1. I noticed you guys walking last night when you first got home; I was sitting on my balcony drinking a glass of wine with some crackers and dip. I would've yelled hello but you were on your cell...

    I have the Little Willies CD, too! I feel cool now! (The rest of my stuff is SO Top 40, it's shameful.) I love Norah Jones, so I think her stuff would be nice for a baby. You guys are so right - you don't need baby music for babies 100% of the time. Not even 50% of the time. Thankfully you guys have the sense to leave the inappropriate stuff out. No swearing, etc. My ex-boyfriend? Not so smart. When I was 20, I actually dated a guy who had a 3 year old (he was 25) and I distinctly remember her singing along to "I want a hot boy...I want a hot girl..." Check out the lyrics. SO NOT COOL for your child to listen to. Why did I date that moron?? I'll never know.

  2. I forgot to mention my coworker, who recently reported that her eight-year old daughter's new song was "Miss New Booty." Her daughter said, "That's one of Daddy's songs."

    "Mm hmm," said my coworker. "I bet it is. But it's not one of your songs."

    Nothing she can do about it now, though. So she has to put up with her eight-year old introducing herself as "Miss New Booty."

  3. Anonymous2:42 PM

    You two crack me up!

  4. Well, the appropriate Waldorf parenting thing to say would be: Oh no! No pre-recorded music for a new baby! Nothing but lullabies sung by human beings gently holding baby! Sensitive ears, new to the world, aaaahhh!

    But, realistically, when I saw your link to Pandora, I jumped on it like a cat on a bug, because after 3 1/2 years I am craving music produced by someone other than me. I can sing twice as well as before the kids came, but at the cost of feeling totally out of it.

    We do have fun singing American folk songs together though. Usually they're repetitive enough but not too much, with a little history and culture thrown in. Duncan does a mean rendition of "Yankee Doodle."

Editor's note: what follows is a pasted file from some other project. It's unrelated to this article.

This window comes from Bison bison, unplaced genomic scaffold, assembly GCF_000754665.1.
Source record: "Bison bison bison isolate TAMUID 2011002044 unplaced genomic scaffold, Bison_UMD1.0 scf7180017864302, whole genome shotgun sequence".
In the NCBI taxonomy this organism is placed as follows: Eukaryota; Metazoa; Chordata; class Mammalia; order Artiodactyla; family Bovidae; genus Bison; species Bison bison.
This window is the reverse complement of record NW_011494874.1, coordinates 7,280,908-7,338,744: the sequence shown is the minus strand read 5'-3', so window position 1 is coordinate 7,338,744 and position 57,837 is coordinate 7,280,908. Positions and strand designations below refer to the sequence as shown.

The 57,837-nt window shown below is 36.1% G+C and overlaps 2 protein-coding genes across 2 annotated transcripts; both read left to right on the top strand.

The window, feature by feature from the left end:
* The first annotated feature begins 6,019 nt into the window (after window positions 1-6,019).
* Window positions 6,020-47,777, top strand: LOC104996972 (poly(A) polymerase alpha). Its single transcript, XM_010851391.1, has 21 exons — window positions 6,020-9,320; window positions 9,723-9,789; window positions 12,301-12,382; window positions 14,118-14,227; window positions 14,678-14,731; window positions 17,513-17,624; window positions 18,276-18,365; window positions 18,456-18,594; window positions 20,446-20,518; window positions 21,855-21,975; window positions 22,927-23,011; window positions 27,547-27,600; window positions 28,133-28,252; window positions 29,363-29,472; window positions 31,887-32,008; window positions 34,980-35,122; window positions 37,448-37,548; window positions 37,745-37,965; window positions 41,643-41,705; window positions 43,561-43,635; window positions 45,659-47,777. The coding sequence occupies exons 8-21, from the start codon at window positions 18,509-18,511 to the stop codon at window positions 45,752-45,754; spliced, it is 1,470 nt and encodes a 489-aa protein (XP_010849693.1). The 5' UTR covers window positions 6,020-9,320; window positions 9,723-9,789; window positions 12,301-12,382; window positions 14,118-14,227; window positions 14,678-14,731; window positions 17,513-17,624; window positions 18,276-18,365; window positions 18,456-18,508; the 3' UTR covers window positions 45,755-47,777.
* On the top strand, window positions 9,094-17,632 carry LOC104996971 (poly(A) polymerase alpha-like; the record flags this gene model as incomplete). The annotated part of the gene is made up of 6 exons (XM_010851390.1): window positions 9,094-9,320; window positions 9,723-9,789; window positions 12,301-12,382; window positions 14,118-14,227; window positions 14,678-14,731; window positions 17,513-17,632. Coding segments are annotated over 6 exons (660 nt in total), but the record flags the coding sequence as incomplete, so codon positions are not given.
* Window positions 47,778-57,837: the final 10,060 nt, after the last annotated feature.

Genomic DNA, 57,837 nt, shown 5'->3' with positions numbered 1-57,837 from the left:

5. Anonymous3:12 AM

    My Itunes library is 2 songs away from having 12000 in it. What are the next 2 songs i should buy? Or album.

    TCB on LPs

  6. I suggest "Dead Skunk" by Loudon Wainwright III.

    Anybody else?

  7. Dead Skunk would be an excellent track 11,999. For track 12,000, I'd recommend a delicate heaping of Eugene Chadbourne, the first track from "Country Protest"--a medley, so it even could be a nice recapitulation of the collection up to now. (He was born ten years and a day before me, so of course I like him. Ten years before that, and he could have been Jimmy Page.)

    For kids to listen to, I think generally our culture doesn't focus hard enough on exposing young ears to a wide variety of music. One reason Mozart was able to use his natural musical gifts so well was that he had been surrounded by music since he was an infant. As he learned to speak, he learned what a cantata was, by hearing it, by hearing about it, by hearing variants on it. If you wait till the kid's eight years old, I imagine it's too late. I suspect the formative years for hearing (and participating in) music come much earlier.

    I'm sure there's some specialist out there who can say whether this makes any sense.

    As far as lyrical content, though, I'd agree that the words have to match where 3B's intellectual development is at the time. I've had to track this somewhat with books I've given nieces and nephews over the years. There's an age where the kid just doesn't make any connection with sarcasm, but silly sounds are hysterical. Then the kid turns a corner, and a parody of "Cinderella" brings peals of laughter. Likewise, I'd say, with lyrics.

  8. My kids will bust out with "White Coral Bells" any time, any day, so I agree with Mr. Jumbo about early exposure. Duncan and Rebecca also love to make "trumpets" from copper piping and fittings and then they play "Mozart" on them. We also sing grace at meals.

    I also agree about age-appropriate lyrical content. Lately Duncan has been all over singing things in a kind of pig latin, so we get serenaded with "Bight Boral Bells."